Berkeley police chief asks to use pepper spray on protesters

Berkeley police chief asks to use pepper spray on protesters
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As Berkeley officials brace for protests that could easily turn violent when conservative writer Ben Shapiro appears at UC Berkeley next week, the city’s police chief is advocating for a controversial form of crowd control: pepper spray to subdue agitators.

SF Chronicles writes

The City Council will vote on whether to approve Chief Andrew Greenwood’s request — and overturn a 20-year ban on using pepper spray during protests — at a special meeting Tuesday afternoon.

Greenwood made his case in a 26-page memo to the City Council, pointing out that Berkeley’s university campus and Martin Luther King Jr. Civic Center Park have become stages for right- and left-wing extremists who are raring for a fight.

He cited four recent events — on Feb. 1, March 4, April 15 and Aug. 27 — when large, coordinated groups of masked attackers assaulted police officers and “people who were engaging in free speech activities.”

During the Aug. 27 event, a right-wing “No to Marxism in Berkeley” rally at Civic Center Park, scores of masked extremists arrived with a flatbed truck full of weapons and shields, Greenwood wrote. The group set off smoke bombs around the park, then charged in and attacked individuals, then left “under the cover of peaceful demonstrators,” Greenwood wrote.

He said that if officers had been allowed to use pepper spray, they might have deterred the extremists — who often identify as “antifascists” or “antifa.”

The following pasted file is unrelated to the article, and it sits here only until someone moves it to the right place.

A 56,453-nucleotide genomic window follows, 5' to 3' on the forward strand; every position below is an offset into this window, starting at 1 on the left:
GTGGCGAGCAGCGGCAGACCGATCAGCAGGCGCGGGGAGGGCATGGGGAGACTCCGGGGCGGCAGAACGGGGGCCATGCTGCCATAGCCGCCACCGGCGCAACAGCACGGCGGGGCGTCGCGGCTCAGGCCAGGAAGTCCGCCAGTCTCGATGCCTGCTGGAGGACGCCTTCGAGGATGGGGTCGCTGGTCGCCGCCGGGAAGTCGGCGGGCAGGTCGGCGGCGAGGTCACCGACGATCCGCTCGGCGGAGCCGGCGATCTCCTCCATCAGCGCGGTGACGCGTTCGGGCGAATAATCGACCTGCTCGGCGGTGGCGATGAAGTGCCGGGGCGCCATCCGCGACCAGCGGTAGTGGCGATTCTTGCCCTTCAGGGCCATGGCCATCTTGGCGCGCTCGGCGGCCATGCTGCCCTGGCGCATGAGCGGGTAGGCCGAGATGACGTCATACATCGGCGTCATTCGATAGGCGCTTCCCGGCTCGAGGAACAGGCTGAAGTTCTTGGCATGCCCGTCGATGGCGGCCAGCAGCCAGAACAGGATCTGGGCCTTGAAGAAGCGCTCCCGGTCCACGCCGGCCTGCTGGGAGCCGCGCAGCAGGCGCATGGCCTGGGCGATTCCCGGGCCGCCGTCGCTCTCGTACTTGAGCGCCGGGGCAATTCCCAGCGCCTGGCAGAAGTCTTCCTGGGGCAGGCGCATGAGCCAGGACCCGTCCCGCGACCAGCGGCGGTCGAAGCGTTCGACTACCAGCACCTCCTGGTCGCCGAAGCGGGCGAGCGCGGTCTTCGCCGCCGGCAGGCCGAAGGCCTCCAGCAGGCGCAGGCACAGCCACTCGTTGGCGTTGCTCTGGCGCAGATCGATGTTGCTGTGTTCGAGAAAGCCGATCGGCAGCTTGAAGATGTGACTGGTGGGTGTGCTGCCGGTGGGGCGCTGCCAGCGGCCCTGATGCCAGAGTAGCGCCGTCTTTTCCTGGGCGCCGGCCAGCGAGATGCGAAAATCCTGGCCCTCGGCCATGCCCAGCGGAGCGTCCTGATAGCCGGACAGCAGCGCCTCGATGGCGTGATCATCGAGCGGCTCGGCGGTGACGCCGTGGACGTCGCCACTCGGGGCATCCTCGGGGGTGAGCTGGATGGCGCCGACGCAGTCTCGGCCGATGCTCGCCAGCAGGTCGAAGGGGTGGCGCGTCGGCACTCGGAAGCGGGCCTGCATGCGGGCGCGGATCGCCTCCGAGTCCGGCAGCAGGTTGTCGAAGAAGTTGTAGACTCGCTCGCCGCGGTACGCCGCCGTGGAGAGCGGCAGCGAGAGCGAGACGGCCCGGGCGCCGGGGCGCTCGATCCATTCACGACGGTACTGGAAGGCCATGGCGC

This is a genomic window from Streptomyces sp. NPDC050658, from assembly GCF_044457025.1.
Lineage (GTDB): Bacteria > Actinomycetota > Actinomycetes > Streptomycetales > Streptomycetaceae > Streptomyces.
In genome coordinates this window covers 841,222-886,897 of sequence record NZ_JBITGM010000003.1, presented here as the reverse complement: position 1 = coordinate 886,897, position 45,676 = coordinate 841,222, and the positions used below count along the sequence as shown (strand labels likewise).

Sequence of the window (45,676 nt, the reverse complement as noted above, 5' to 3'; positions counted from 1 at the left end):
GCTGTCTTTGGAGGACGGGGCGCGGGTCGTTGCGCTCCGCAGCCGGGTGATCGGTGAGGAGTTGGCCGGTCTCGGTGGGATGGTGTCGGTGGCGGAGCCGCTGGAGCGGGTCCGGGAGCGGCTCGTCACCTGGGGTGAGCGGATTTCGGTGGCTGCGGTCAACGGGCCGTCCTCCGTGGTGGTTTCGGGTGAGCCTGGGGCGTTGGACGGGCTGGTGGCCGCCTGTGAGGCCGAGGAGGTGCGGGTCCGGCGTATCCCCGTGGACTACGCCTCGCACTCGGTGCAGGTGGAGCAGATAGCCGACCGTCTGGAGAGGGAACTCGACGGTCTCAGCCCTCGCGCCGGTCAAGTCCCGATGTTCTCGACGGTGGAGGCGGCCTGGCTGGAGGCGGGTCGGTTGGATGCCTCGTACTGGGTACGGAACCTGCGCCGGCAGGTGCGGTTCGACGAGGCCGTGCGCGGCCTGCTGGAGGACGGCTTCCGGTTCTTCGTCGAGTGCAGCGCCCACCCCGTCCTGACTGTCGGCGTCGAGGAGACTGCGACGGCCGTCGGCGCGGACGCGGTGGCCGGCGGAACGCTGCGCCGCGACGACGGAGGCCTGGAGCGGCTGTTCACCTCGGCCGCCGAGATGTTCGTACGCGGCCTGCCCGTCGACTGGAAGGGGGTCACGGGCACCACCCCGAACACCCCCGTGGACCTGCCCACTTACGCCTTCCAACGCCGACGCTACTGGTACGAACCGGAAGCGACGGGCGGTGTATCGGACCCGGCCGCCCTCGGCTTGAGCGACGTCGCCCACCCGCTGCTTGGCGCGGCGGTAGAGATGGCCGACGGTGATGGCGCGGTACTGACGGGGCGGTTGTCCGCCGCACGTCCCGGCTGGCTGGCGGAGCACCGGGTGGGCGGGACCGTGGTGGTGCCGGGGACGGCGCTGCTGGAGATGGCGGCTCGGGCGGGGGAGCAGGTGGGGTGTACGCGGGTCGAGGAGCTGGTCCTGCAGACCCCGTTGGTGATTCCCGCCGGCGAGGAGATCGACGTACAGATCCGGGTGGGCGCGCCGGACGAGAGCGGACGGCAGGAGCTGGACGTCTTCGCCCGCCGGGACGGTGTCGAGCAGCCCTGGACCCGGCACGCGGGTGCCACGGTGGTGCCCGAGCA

“The Berkeley Police Department is currently limited to using batons, less lethal projectiles, smoke and tear gas to confront coordinated groups of extremists who have launched brutal and determined attacks against officers and people whom they have determined should not be allowed to speak or publicly assemble,” Greenwood wrote.

The right to protest is a core credo in Berkeley, which is known as the home of the Free Speech movement, and as a harbor for just about every social movement that followed.

But many politicians appear to be fed up with seeing their city used as a gladiatorial arena for instigators on the right and the left, and support is building for Greenwood’s pepper spray measure.

“I support it,” said Mayor Jesse Arreguin, who recently told reporters at KPIX-TV that antifa should be classified as a gang.

“We need to differentiate between peaceful protesters and violent agitators,” Arreguin told The Chronicle. “Our police need to prevent violence in order to allow free speech.”

Berkeley Police officers are allowed to use pepper spray during individual arrests, but they seem to treat it as a last resort — since 2012, officers have used the chemical irritant an average of three times a year, despite handling hundreds of thousands of calls, and making tens of thousands of arrests and citations, Greenwood said.

He pointed out, however, that large hand-held aerosol spray cans are “an industry standard tool” for situations when angry mobs attack a police line. Such dispensers are used in San Francisco, Oakland, Seattle, Portland, Ore., and San Jose, he said.

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